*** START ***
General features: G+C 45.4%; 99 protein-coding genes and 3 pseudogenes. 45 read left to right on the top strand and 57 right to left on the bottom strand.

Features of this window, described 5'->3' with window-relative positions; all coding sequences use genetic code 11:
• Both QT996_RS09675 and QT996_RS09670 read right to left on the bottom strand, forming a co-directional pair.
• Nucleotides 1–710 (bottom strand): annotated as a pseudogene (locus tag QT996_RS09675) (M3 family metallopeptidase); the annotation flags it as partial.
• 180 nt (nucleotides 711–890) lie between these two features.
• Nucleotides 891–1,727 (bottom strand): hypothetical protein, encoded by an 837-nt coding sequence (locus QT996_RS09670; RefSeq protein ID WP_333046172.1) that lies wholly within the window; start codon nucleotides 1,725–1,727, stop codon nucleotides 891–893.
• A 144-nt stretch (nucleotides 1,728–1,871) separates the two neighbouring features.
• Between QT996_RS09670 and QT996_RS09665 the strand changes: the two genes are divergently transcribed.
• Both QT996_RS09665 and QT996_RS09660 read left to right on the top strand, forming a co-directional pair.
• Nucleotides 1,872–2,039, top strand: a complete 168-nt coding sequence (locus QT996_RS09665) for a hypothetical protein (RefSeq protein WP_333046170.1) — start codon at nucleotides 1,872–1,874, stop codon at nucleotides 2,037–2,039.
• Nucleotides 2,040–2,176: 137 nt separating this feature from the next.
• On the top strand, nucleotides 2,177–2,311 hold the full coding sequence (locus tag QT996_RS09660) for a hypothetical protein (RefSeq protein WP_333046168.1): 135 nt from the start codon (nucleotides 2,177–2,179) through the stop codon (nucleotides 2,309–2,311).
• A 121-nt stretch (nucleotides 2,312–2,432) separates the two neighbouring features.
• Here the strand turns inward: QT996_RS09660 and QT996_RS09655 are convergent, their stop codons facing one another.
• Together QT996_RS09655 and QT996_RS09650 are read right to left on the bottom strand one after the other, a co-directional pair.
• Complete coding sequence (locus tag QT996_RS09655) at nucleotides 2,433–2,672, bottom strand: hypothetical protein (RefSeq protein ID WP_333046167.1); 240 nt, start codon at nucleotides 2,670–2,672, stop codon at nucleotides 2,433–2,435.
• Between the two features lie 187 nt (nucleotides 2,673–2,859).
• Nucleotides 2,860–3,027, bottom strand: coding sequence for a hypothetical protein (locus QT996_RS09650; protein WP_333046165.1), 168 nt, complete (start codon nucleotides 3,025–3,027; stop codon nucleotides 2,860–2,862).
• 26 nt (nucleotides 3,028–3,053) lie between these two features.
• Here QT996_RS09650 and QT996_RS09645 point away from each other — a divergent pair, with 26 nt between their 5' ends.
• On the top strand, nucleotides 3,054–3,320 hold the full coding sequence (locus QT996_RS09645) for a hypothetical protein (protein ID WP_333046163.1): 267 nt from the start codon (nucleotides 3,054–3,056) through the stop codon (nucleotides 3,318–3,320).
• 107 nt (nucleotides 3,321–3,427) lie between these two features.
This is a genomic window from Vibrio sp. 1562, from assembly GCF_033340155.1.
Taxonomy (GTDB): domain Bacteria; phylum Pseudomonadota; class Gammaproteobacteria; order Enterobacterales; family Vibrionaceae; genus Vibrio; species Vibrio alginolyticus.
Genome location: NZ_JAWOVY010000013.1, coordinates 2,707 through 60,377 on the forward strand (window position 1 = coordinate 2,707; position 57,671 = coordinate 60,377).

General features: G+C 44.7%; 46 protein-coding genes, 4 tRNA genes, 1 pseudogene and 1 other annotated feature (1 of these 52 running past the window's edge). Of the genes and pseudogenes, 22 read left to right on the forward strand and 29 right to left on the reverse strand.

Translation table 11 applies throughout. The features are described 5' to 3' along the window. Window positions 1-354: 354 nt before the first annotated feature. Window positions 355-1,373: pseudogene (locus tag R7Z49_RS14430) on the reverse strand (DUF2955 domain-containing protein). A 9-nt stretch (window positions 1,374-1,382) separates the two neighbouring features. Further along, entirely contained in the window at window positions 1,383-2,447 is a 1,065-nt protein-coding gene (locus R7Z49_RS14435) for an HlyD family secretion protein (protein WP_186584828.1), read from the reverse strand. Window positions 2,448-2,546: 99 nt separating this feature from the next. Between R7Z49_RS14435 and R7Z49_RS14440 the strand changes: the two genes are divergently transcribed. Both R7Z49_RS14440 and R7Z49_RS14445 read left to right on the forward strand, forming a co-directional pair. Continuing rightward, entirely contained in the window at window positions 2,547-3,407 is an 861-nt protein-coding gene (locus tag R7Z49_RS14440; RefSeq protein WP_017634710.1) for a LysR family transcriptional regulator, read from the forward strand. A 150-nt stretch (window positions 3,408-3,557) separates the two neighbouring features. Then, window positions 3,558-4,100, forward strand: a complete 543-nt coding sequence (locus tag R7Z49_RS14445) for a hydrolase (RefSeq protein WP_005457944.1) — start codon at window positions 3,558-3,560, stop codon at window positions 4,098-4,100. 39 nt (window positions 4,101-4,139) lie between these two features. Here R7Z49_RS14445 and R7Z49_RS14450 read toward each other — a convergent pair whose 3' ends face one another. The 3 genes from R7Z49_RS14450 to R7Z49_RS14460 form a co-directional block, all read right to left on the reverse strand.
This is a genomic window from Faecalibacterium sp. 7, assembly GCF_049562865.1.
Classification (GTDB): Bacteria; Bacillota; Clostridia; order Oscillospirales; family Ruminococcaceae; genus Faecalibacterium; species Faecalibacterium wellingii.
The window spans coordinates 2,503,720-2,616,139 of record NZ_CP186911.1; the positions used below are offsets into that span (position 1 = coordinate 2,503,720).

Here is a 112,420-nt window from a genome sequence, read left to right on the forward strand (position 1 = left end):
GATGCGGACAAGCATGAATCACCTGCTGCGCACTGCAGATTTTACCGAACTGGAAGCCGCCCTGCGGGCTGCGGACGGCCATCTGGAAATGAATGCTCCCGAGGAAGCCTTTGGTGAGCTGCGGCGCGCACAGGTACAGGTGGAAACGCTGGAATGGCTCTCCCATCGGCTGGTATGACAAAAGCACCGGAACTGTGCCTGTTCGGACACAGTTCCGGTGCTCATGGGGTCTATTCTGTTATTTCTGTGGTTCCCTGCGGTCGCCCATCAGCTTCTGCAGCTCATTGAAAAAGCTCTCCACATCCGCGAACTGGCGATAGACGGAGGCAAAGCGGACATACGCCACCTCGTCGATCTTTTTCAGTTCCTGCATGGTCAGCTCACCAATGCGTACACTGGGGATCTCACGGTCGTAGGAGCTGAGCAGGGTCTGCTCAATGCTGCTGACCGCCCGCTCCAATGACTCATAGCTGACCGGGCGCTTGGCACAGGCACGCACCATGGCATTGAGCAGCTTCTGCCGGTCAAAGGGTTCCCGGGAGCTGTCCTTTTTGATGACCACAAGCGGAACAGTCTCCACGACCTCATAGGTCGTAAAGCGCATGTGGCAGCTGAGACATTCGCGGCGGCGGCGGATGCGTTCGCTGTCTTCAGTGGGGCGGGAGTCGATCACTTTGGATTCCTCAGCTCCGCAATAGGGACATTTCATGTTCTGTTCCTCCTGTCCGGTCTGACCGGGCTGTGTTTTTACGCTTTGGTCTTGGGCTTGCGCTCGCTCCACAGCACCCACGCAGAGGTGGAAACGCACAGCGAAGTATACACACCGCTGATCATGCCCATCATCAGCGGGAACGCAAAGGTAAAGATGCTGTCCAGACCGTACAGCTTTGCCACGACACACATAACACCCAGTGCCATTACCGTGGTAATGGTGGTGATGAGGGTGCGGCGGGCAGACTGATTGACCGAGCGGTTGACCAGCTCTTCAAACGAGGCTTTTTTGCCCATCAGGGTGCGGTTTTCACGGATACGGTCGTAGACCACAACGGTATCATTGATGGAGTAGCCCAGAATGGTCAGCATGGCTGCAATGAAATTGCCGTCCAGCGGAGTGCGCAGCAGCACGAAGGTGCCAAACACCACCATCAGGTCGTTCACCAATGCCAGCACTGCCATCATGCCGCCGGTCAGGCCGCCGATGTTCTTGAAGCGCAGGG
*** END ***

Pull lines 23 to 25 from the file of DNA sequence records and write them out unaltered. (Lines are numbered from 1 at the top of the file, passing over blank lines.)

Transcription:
This is a genomic window from Vibrio sp. 1562, from assembly GCF_033340155.1.
Taxonomy (GTDB): domain Bacteria; phylum Pseudomonadota; class Gammaproteobacteria; order Enterobacterales; family Vibrionaceae; genus Vibrio; species Vibrio alginolyticus.
Genome location: NZ_JAWOVY010000013.1, coordinates 2,707 through 60,377 on the forward strand (window position 1 = coordinate 2,707; position 57,671 = coordinate 60,377).